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Math Help - Mathematical Induction Problem!

  1. #1
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    Mathematical Induction Problem!

    I gotta prove that X^5 - X is a multiple of 10 for all natural numbers through mathematical induction... Plz Help!
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  2. #2
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    Quote Originally Posted by chlwlsdud View Post
    I gotta prove that X^5 - X is a multiple of 10 for all natural numbers through mathematical induction... Plz Help!
    Show that it is true for x=1 (or 2 even)
    Assume true for x=k ie assume k^5-k=10c (where c is an integer)
    Then look at
    (k+1)^5 - (k+1)
    Expand out the binomial, the ones will cancel.
    Replace the terms k^5-k with 10c.
    At this stage you shpuld have:
    10c + 5k^4 +10k^3 +10k^2 +5k
    =10(c + k^3 + k^2) + 5 (k^4 + k)

    The first part of this is obviously a multiple of 10.
    The last bit is obviously a multiple of 5 but also k^4+k is always even
    (if k is odd, k^4 is odd and so k^4+k is even; if k is even, k^4 is even and so k^4+k is even), so the last bit is a multiple of 5 and 2 ie a multiple of 10.......
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  3. #3
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    Quote Originally Posted by chlwlsdud View Post
    I gotta prove that X^5 - X is a multiple of 10 for all natural numbers through mathematical induction... Plz Help!
    the binomial way is simplest,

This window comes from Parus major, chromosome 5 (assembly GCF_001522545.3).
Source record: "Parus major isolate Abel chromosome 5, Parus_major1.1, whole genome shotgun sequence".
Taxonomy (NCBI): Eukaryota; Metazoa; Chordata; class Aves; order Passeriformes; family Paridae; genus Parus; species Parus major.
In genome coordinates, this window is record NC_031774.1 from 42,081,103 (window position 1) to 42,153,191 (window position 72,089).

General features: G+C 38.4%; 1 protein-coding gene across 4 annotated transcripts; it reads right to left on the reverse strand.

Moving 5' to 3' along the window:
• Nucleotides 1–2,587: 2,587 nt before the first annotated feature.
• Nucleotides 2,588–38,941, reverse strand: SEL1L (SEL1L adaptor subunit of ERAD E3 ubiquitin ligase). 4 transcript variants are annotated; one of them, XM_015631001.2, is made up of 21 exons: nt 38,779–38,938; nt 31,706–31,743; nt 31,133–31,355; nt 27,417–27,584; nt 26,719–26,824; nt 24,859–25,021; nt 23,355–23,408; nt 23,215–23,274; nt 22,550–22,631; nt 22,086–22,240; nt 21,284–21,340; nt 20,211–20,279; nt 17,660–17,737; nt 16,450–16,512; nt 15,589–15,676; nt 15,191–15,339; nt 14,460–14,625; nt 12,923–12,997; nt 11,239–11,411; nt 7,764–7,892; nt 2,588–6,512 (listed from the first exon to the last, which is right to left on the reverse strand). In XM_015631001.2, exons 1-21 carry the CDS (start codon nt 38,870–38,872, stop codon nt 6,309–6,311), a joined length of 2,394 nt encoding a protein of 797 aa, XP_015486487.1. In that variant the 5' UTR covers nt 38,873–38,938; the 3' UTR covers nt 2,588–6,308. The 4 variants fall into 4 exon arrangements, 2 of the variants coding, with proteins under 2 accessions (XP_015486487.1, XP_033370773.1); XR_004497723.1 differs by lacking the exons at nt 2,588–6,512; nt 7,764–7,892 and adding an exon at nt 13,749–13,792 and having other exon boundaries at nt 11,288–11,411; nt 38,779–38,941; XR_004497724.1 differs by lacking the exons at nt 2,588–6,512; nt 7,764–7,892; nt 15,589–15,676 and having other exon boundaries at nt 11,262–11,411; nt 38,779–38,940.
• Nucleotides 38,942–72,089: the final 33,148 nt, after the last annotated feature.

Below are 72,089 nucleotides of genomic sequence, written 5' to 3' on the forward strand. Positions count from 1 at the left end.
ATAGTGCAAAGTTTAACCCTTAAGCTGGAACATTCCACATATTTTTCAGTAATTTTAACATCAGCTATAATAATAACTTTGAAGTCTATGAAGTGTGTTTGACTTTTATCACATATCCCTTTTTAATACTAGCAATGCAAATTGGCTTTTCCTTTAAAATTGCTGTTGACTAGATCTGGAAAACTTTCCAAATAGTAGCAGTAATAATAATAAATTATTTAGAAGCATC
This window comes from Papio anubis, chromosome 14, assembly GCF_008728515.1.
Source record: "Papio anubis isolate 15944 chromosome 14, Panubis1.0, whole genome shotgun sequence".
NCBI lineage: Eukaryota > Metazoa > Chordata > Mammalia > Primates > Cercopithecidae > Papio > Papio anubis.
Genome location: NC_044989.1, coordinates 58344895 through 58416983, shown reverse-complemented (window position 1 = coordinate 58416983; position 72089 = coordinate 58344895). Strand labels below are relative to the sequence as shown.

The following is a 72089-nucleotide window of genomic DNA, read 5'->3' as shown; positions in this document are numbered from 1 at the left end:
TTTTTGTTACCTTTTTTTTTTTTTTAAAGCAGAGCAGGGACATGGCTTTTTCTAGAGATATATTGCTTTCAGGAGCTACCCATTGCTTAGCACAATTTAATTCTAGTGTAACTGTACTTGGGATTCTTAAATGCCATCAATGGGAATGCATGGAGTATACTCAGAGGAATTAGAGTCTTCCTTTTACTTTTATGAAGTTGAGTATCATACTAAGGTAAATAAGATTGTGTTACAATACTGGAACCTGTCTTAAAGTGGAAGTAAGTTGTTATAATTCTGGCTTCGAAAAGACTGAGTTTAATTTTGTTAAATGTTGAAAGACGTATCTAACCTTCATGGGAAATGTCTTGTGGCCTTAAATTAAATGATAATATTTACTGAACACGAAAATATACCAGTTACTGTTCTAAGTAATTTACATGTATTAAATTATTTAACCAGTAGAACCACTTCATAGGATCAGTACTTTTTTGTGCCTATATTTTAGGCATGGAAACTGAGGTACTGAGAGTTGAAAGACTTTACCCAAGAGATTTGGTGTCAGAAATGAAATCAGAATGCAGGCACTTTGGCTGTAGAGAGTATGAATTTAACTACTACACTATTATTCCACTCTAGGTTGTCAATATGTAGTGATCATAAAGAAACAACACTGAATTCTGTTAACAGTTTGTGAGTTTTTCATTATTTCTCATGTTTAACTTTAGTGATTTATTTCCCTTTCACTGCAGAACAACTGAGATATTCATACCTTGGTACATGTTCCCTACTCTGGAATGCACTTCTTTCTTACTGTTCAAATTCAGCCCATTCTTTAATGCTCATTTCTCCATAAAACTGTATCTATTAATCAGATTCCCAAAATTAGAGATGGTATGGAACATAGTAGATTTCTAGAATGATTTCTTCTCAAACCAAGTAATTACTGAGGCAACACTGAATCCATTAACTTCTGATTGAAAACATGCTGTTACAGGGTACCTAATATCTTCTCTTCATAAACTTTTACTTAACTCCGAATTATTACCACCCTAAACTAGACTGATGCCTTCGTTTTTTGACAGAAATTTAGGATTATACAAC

here's a more convoluted way!

    P(x)

    x^5-x

    is divisible by 10

    P(x+1)

    Does the above statement cause

    (x+1)^5-(x+1)

    to be divisible by 10 ?

    Proof

    x^5-x=x(x^4-1)=x(x^2-1)(x^2+1)=x(x+1)(x-1)(x^2+1)

    (x+1)^5-(x+1)=(x+1)[(x+1)^4-1]=x(x+1)^4-x+(x+1)^4-1

    =x(x+1)(x+1)(x^2+2x+1)-x+(x+1)(x+1)(x^2+2x+1)-1

    =x(x+1)(x^3+2x^2+x+x^2+2x+1)-x+(x+1)(x^3+2x^2+x+x^2+2x+1)-1

    =x(x+1)(x^3+3x^2+3x+1)-x+(x+1)(x^3+3x^2+3x+1)-1

    =(x+1)\left[x(x^3+3x^2+3x+1)+x^3+3x^2+3x+1-1\right]

    =(x+1)\left[x^4+3x^3+3x^2+x+x^3+3x^2+3x\right]

    =(x+1)x(x^3+4x^2+6x+4)

    and since (x^2+1)(x-1)=x^3-x^2+x-1

    then we have

    (x+1)x(x^3-x^2+x-1+5x^2+5x+5)

    =(x+1)x\left[(x^2+1)(x-1)+5(x^2+x+1)\right]

    =(x+1)x(x^2+1)(x-1)+(x+1)(x)5(x^2+x+1)

    The first part of the sum is divisible by 10 if the hypothesis is true.
    The second part is a multiple of 5, but is also a multiple of 10 since if x is odd, x+1 is even and vice versa.

    Test for n=0, 1, 2

    0-0=0 divisible by 10
    1-1=0 divisible by 10
    32-2=30 divisible by 10.

    Hence the hypothesis is true
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